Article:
COLOGNE, Germany — Switzerland’s new defense chief, Viola Amherd, has intervened in the course of the multibillion-dollar “Air 2030” program, tasking a former Swiss astronaut with critiquing its underlying premises.
Claude Nicollier, an astrophysicist and former military pilot, has until the end of April to review a 2017 expert report on the $8 billion project to buy a new fleet of fighter aircraft and ground-based air-defense gear.
The second opinion is expected to delay the political process for the program. Technical evaluations of contractor offerings will proceed as planned this spring and summer, the defense ministry said in a statement.
Former defense chief Guy Parmelin had planned to present a full program and investment plan for Air 2030 to parliament in February. Government officials still want to subject the proposal to a referendum in 2020.
Replacing the country’s decades-old F/A-18 and F-5 jets will eat up the lion’s share of the program, at roughly $6 billion. The rest will go to new, ground-based, air and missile defense weapons.
The envisioned concept of operations dictates that a fleet of 30 or 40 aircraft will intercept those targets outside of the ground weapons’ range. Officials want enough capacity to have four planes in the air at any given time during crises.
Defense ministry spokesman Renato Kalbermatten told Defense News that Nicollier’s scope for critiquing the 2017 expert report is wide open, which means anything from aircraft numbers to cost is open for scrutiny. It is not expected, however, that the review will question the overall need for the program, he said.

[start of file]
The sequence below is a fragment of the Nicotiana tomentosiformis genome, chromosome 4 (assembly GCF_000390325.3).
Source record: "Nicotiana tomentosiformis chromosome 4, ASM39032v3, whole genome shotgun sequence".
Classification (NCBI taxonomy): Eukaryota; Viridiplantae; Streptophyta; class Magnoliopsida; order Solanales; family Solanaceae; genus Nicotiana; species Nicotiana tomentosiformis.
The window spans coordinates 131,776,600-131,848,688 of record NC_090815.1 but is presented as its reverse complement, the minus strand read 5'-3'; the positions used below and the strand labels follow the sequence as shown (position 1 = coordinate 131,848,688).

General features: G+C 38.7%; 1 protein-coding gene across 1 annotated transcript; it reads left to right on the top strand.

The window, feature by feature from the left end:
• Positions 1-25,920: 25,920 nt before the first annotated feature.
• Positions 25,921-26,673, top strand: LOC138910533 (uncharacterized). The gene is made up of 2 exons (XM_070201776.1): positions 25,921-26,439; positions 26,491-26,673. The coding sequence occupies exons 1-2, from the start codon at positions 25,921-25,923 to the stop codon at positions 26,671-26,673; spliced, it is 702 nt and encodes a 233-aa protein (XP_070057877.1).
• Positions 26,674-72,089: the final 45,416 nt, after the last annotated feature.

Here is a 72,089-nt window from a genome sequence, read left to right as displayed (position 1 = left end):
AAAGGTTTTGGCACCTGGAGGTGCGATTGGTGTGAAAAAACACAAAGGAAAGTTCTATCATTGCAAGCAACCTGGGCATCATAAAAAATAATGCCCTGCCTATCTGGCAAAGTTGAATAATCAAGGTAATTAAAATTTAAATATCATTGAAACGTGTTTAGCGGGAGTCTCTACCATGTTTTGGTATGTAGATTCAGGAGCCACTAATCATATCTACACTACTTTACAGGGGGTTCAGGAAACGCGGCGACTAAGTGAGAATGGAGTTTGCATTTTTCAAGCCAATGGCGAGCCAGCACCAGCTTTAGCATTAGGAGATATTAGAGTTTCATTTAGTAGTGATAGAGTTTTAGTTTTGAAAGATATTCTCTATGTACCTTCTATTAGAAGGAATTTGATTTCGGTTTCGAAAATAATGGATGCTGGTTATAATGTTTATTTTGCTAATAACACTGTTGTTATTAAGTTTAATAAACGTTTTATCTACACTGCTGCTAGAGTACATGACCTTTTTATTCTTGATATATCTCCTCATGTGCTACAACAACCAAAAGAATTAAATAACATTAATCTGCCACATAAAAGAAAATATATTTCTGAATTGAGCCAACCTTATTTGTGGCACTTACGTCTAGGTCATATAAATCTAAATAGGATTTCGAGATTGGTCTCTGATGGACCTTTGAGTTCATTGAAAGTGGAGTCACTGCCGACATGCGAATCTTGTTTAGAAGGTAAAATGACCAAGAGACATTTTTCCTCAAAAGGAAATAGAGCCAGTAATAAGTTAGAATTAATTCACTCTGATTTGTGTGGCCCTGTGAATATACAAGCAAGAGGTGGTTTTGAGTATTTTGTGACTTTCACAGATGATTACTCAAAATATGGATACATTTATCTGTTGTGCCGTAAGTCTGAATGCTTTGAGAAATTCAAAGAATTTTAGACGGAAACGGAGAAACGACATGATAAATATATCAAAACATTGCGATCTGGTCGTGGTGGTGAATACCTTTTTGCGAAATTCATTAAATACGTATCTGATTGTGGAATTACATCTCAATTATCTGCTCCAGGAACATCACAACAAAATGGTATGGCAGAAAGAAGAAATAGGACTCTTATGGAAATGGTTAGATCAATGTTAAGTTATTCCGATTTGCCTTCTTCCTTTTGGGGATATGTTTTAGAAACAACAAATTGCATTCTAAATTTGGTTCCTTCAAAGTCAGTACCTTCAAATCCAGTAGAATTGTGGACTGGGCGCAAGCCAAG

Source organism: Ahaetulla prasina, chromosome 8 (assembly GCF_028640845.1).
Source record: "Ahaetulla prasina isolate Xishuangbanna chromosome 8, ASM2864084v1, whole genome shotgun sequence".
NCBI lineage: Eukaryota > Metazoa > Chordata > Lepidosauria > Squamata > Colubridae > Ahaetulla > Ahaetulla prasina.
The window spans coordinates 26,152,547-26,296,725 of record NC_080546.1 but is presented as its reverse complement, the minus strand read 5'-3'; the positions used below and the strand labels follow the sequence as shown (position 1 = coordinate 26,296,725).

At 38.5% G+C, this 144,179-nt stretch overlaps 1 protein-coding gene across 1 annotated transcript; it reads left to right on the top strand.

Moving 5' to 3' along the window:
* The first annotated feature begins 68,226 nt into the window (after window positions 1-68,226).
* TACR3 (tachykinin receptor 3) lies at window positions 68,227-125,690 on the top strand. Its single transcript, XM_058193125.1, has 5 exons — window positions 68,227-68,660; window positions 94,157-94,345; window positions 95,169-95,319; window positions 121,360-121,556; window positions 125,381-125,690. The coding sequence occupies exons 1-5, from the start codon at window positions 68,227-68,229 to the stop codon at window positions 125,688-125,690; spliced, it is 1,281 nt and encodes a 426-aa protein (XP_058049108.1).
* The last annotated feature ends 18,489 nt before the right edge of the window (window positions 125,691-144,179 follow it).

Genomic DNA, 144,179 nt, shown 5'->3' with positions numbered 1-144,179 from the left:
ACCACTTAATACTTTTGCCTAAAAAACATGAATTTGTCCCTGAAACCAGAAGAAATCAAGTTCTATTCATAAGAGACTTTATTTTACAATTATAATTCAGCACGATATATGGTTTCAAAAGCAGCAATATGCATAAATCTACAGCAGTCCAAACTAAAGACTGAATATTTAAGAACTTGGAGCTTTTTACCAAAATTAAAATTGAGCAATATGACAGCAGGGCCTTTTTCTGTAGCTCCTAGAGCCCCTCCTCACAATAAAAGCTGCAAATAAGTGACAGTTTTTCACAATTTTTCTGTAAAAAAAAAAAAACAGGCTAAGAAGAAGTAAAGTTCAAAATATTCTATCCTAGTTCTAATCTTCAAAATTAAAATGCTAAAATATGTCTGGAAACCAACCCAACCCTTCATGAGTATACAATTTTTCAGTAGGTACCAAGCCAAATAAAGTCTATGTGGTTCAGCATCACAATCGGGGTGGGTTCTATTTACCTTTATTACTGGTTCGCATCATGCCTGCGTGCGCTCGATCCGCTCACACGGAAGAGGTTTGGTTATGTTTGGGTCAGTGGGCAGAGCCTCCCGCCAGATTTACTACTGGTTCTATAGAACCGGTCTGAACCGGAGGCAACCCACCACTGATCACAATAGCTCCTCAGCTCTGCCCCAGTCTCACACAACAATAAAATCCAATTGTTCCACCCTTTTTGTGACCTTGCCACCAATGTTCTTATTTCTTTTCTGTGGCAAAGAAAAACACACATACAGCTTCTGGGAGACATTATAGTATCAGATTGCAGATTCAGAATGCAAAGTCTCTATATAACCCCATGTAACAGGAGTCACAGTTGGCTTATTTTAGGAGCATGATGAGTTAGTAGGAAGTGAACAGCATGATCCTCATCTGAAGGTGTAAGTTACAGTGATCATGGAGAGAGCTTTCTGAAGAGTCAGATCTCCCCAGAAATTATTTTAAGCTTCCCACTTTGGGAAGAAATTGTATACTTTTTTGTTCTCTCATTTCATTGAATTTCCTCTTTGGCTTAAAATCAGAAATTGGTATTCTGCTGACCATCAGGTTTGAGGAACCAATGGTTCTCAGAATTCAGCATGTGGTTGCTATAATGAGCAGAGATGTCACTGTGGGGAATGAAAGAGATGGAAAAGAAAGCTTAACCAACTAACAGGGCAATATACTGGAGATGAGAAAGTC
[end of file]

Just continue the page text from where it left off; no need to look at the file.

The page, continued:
Notably, a reassessment of the threats expected to be countered by the modernization program is part of Nicollier’s mandate.
Swiss officials received offers from five aircraft makers on Jan. 25: Airbus with its Eurofighter, Boeing's F/18 Super Hornet, Dassault's Rafale, Lockheed Martin's F-35A and Saab's Gripen E.
In the ground-based interceptor portion of the program, the Eurosam consortium is expected to offer its SAMP/T; Israel’s Rafael is pitching David’s Sling; and Raytheon wants to sell its Patriot system. The three vendors met with Swiss industry representatives earlier this month in preparation for a requirement to offer offset deals worth 100 percent of the eventual contract.
Those deals are meant to benefit a broad section of Swiss industries, including the country’s famed watchmakers, according to Armasuisse, the country’s defense acquisition office.
Sebastian Sprenger is associate editor for Europe at Defense News, reporting on the state of the defense market in the region, and on U.S.-Europe cooperation and multi-national investments in defense and global security. Previously he served as managing editor for Defense News. He is based in Cologne, Germany.